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Shape your delivery network

It is unlikely that you will be able to deliver your service alone, so it is important to understand the network of people that already have a role in delivering it and who else might be useful.

When to do it

Do this together with the activity in Decide who will respond to the problem.

How to do it

You should:

  • list types of people who already take action in the problem space

  • list types of people who don’t yet take action in the problem space but might

  • consider the expertise and numbers of people in your network

  • prioritise who to collaborate with

  • plan how to persuade them to work with you

Try this activity

This activity will help you understand existing delivery structures and give you an action plan to persuade other people to deliver the service.

Time, space and materials

  • 45 minutes

  • your user and stakeholder map (see the chapter: identify users and stakeholders)

  • any space with a wall, sticky notes, paper, pens and some tape or some large (flipchart sized) paper for a face-to-face event

  • or for a remote event use a video conference and online whiteboard that will take the place of the wall and enable participants to add and move online ‘sticky notes’

People to include

  • subject matter experts

  • the owner, such as the senior responsible owner

  • any number of people

  • a facilitator to provide the instructions


The purpose of this activity is to identify people who might deliver your service and plan how to persuade them to take part.

  1. Write a sticky note in one colour (such as green) for each of the users and stakeholders that you have identified. Write sticky notes in a different colour (such as pink) for other people that don’t yet take action in the problem space but might, these might be people like professionals or volunteers or community groups. You have 10 minutes.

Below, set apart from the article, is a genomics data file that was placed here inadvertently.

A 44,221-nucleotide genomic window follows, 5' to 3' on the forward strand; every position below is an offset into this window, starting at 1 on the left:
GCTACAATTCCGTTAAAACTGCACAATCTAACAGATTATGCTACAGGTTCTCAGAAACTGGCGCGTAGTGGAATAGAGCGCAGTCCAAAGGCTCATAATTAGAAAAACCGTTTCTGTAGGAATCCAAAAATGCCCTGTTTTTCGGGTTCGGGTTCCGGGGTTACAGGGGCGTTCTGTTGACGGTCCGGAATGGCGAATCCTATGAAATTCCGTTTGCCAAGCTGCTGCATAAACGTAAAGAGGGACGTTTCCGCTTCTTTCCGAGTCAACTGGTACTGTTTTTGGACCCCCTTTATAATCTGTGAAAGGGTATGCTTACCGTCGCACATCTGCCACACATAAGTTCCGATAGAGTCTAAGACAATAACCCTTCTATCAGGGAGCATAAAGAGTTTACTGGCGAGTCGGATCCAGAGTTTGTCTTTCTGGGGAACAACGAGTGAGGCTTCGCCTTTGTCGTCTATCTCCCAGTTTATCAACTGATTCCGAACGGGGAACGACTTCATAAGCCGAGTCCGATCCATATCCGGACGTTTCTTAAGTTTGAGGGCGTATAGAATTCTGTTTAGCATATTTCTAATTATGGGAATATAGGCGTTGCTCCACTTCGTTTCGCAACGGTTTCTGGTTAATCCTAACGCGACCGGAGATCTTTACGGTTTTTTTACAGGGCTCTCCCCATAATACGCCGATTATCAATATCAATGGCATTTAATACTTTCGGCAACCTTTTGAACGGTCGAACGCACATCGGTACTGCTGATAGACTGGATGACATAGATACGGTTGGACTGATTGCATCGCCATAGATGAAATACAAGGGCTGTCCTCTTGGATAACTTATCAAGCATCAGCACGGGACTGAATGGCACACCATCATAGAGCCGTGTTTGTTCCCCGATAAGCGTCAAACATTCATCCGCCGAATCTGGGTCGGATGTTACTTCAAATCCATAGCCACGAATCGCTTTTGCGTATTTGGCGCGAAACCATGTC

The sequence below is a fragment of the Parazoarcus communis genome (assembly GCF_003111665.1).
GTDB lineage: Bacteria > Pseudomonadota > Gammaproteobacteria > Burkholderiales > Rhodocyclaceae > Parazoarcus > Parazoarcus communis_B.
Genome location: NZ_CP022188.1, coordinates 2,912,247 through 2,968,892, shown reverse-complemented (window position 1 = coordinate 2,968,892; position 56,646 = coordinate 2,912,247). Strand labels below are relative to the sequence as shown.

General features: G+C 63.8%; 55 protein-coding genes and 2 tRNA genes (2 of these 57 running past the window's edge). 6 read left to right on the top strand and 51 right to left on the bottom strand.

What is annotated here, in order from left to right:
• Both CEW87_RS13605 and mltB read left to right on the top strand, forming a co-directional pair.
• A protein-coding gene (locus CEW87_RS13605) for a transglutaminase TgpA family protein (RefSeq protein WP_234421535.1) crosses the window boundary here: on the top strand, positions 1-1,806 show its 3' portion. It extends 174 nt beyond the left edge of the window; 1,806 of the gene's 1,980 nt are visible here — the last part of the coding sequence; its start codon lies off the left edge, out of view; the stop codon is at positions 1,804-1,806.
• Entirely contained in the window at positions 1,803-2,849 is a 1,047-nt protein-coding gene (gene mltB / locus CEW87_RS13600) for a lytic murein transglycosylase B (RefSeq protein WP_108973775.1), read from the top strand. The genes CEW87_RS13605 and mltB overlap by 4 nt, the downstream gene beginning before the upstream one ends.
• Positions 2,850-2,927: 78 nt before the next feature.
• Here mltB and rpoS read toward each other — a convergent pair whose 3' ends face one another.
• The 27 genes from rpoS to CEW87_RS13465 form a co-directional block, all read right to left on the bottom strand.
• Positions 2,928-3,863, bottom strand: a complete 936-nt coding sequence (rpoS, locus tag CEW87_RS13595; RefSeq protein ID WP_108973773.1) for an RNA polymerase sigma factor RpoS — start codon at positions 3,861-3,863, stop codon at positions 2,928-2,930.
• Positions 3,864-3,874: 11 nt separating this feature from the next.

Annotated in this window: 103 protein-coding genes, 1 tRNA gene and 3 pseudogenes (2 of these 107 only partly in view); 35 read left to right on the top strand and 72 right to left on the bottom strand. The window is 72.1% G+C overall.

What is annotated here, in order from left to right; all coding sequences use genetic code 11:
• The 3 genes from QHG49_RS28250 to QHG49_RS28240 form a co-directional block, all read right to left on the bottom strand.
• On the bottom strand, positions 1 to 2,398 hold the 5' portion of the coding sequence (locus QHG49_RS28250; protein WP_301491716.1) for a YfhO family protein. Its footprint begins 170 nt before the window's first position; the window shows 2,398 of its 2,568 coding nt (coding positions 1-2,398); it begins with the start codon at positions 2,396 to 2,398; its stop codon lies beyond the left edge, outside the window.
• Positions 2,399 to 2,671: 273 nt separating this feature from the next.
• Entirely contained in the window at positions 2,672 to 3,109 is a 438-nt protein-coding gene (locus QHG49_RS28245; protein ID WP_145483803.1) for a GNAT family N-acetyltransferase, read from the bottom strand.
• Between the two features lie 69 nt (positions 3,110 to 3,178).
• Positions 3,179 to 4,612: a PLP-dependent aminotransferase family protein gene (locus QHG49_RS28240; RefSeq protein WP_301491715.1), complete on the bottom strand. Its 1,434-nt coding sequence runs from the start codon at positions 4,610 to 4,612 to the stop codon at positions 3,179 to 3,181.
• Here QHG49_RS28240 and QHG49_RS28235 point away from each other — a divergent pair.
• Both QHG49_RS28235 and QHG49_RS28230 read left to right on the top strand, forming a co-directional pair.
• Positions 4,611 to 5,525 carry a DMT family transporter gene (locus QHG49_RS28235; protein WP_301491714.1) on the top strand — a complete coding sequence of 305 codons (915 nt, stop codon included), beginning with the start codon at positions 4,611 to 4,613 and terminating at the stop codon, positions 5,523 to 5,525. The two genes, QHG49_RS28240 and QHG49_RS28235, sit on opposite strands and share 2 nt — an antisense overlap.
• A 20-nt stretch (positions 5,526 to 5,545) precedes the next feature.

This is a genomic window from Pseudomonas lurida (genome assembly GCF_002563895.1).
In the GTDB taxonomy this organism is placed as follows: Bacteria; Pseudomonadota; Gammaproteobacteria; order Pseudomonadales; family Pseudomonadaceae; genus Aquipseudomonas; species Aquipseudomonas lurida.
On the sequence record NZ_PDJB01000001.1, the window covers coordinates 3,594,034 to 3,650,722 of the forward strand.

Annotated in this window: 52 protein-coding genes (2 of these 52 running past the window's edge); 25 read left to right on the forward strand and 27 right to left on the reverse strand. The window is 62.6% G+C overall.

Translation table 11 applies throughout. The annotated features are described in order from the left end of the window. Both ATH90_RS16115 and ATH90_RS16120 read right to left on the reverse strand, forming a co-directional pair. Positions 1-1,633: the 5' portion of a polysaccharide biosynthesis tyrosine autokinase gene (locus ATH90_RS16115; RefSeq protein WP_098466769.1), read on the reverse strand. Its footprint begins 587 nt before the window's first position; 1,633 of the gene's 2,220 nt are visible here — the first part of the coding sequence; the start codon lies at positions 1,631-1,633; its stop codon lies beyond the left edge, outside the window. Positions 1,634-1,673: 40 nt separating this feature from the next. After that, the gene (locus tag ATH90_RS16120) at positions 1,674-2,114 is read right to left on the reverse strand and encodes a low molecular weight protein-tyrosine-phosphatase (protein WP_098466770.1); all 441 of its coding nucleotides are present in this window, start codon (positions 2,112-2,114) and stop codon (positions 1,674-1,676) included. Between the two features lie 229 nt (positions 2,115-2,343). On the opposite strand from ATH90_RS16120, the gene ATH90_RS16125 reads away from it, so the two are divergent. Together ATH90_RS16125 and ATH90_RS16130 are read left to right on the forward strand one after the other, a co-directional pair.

2. Create a vertical line. At the top of the line, write ‘expert’ and at the bottom of the line, write ‘amatuer’. Order the sticky notes in a single vertical column. You have 5 minutes.

  3. Create a horizontal line across the middle. On the left of the line, write ‘few people’ and on the right of the line, write ‘many people’. Order the sticky notes horizontally without changing their vertical position. You have 5 minutes.

  4. Clearly mark the sticky notes of people that already take part in delivering the service. Consider whether this gives you the best structure for delivery and where there are gaps. Discuss as a group. You have 10 minutes.

  5. Where you have gaps in your delivery structure, mark the sticky notes of people that don’t yet take action in the problem space but might. Add sticky notes in a third colour (such as orange) showing what actions you might take to persuade them to take action. You have 10 minutes.


  • separately list people that are exceptionally influential and reflect their higher social capital by ranking them higher in expertise

  • expect to see a delivery pattern that spreads diagonally across the grid in the top-left and bottom-right corners. For example, in England’s school system there are few expert headteachers (22,000) and many amateur governors (250,000)

  • where you have people in the top-right corner (many-expert), question if cost is sustainable

  • where you have people in the bottom-left corner (few-amateur), question if there is enough of them to deliver the service or if the management structure is top-heavy, or if you need to add more supervision. It might also be an advantageous scenario where a service is being delivered in a direct way such as through a digital service

  • when considering how to persuade people to take part, consider whether they have spare time or money to work with you, and how you could mitigate these factors if they don’t

Next steps

Further reading

ind out more about this topic by searching the internet for:

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